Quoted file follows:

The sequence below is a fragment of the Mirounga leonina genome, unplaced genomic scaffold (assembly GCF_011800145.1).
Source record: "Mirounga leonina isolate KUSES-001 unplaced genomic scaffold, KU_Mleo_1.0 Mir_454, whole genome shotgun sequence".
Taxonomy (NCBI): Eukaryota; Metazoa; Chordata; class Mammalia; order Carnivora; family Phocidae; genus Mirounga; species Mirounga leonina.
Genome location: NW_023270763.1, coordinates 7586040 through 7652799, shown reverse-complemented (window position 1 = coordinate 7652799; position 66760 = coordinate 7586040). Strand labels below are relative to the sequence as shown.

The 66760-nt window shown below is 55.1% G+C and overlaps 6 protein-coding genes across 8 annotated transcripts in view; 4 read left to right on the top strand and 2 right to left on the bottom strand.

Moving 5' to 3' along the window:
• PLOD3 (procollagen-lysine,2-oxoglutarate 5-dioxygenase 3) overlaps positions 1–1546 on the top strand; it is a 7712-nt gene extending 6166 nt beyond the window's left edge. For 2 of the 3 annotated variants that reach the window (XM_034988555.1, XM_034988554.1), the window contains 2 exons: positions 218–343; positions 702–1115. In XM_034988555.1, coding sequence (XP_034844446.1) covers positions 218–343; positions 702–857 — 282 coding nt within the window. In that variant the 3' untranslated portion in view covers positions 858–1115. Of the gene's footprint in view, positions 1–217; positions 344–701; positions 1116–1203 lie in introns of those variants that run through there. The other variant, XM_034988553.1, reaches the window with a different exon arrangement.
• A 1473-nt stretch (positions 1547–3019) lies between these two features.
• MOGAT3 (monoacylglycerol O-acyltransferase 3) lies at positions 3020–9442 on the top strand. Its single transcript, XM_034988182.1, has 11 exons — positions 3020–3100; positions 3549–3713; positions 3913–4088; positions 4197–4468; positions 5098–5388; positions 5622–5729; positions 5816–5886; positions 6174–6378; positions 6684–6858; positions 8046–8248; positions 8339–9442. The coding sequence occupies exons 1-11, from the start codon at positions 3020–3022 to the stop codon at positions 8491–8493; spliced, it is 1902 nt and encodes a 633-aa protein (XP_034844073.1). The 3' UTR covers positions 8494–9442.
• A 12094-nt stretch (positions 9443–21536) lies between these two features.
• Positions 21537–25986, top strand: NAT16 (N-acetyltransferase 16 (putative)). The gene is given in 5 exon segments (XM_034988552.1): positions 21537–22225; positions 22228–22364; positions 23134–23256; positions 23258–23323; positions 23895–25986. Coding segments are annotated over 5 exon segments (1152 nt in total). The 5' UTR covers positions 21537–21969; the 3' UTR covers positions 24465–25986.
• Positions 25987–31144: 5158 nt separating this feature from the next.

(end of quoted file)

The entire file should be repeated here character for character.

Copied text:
The sequence below is a fragment of the Mirounga leonina genome, unplaced genomic scaffold (assembly GCF_011800145.1).
Source record: "Mirounga leonina isolate KUSES-001 unplaced genomic scaffold, KU_Mleo_1.0 Mir_454, whole genome shotgun sequence".
Taxonomy (NCBI): Eukaryota; Metazoa; Chordata; class Mammalia; order Carnivora; family Phocidae; genus Mirounga; species Mirounga leonina.
Genome location: NW_023270763.1, coordinates 7586040 through 7652799, shown reverse-complemented (window position 1 = coordinate 7652799; position 66760 = coordinate 7586040). Strand labels below are relative to the sequence as shown.

The 66760-nt window shown below is 55.1% G+C and overlaps 6 protein-coding genes across 8 annotated transcripts in view; 4 read left to right on the top strand and 2 right to left on the bottom strand.

Moving 5' to 3' along the window:
• PLOD3 (procollagen-lysine,2-oxoglutarate 5-dioxygenase 3) overlaps positions 1–1546 on the top strand; it is a 7712-nt gene extending 6166 nt beyond the window's left edge. For 2 of the 3 annotated variants that reach the window (XM_034988555.1, XM_034988554.1), the window contains 2 exons: positions 218–343; positions 702–1115. In XM_034988555.1, coding sequence (XP_034844446.1) covers positions 218–343; positions 702–857 — 282 coding nt within the window. In that variant the 3' untranslated portion in view covers positions 858–1115. Of the gene's footprint in view, positions 1–217; positions 344–701; positions 1116–1203 lie in introns of those variants that run through there. The other variant, XM_034988553.1, reaches the window with a different exon arrangement.
• A 1473-nt stretch (positions 1547–3019) lies between these two features.
• MOGAT3 (monoacylglycerol O-acyltransferase 3) lies at positions 3020–9442 on the top strand. Its single transcript, XM_034988182.1, has 11 exons — positions 3020–3100; positions 3549–3713; positions 3913–4088; positions 4197–4468; positions 5098–5388; positions 5622–5729; positions 5816–5886; positions 6174–6378; positions 6684–6858; positions 8046–8248; positions 8339–9442. The coding sequence occupies exons 1-11, from the start codon at positions 3020–3022 to the stop codon at positions 8491–8493; spliced, it is 1902 nt and encodes a 633-aa protein (XP_034844073.1). The 3' UTR covers positions 8494–9442.
• A 12094-nt stretch (positions 9443–21536) lies between these two features.
• Positions 21537–25986, top strand: NAT16 (N-acetyltransferase 16 (putative)). The gene is given in 5 exon segments (XM_034988552.1): positions 21537–22225; positions 22228–22364; positions 23134–23256; positions 23258–23323; positions 23895–25986. Coding segments are annotated over 5 exon segments (1152 nt in total). The 5' UTR covers positions 21537–21969; the 3' UTR covers positions 24465–25986.
• Positions 25987–31144: 5158 nt separating this feature from the next.